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Tennessee burn ban
Counties under the regional burn ban proclamation are:
Gov. Deal bans fireworks in much of drought-stricken Georgia
ATLANTA (AP) — Due to the ongoing drought and the risk of wildfires, Gov. Nathan Deal has banned the ignition of all fireworks in much of the state.
News outlets report that Deal issued an executive order on Monday to expand a Level 1 drought declaration across 110 of Georgia's 159 counties.
The affected counties are across northern Georgia as well as all of the counties that make up metro Atlanta.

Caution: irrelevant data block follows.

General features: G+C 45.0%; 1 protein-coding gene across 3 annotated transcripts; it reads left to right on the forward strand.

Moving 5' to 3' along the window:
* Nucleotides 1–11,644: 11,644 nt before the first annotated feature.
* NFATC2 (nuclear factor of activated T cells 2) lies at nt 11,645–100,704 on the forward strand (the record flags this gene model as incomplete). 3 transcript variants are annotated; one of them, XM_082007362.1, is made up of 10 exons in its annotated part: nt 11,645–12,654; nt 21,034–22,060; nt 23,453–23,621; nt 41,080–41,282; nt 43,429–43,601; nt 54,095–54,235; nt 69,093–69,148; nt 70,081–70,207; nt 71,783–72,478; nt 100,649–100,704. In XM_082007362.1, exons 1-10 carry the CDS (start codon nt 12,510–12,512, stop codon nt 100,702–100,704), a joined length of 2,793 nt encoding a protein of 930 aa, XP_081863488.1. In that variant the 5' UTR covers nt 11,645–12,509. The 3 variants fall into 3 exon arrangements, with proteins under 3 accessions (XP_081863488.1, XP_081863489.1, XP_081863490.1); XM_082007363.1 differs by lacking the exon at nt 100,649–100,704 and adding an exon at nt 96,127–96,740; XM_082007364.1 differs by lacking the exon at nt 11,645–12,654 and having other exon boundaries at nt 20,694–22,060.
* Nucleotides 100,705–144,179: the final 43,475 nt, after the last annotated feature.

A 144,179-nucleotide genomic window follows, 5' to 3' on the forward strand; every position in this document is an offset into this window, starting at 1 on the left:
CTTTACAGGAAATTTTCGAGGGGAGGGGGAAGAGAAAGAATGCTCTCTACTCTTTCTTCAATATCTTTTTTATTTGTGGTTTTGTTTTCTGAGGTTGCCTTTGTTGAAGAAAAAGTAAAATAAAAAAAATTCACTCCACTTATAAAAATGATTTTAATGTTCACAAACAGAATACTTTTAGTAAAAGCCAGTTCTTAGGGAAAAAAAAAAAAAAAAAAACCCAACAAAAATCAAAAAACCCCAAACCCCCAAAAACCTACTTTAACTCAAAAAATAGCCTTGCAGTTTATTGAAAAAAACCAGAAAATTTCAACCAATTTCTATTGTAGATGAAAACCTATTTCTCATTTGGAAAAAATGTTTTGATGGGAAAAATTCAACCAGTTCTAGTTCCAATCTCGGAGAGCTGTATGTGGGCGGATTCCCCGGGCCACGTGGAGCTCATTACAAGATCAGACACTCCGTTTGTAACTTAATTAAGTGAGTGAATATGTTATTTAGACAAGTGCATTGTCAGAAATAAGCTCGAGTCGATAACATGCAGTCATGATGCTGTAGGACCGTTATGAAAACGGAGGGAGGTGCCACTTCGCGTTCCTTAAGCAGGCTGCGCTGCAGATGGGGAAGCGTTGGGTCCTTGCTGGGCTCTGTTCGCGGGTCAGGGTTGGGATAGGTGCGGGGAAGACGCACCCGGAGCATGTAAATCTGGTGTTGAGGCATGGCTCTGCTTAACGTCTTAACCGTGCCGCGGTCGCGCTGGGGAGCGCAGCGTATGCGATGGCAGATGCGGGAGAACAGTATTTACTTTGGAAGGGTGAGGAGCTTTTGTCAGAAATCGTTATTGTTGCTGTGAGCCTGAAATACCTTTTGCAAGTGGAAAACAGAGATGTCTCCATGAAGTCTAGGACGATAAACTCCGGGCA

The Level 1 declaration requires public water systems to inform customers about the dry conditions and encourage conservation, though it doesn't restrict water use.
WABE-FM reports the National Weather Service forecasts that the drought will continue at least through early-2017.
Fire crews from around the nation are making progress to contain three wildfires in northwest Hamilton County that have contributed to the smoky haze that has engulfed the city for days.
Meanwhile, in Georgia, one large fire was still burning out of control on Lookout Mountain below Cloudland Canyon near the Alabama state line, but houses in the area were not damaged, fire officials said.
Authorities arrested two people Monday in separate incidents and charged them with arson.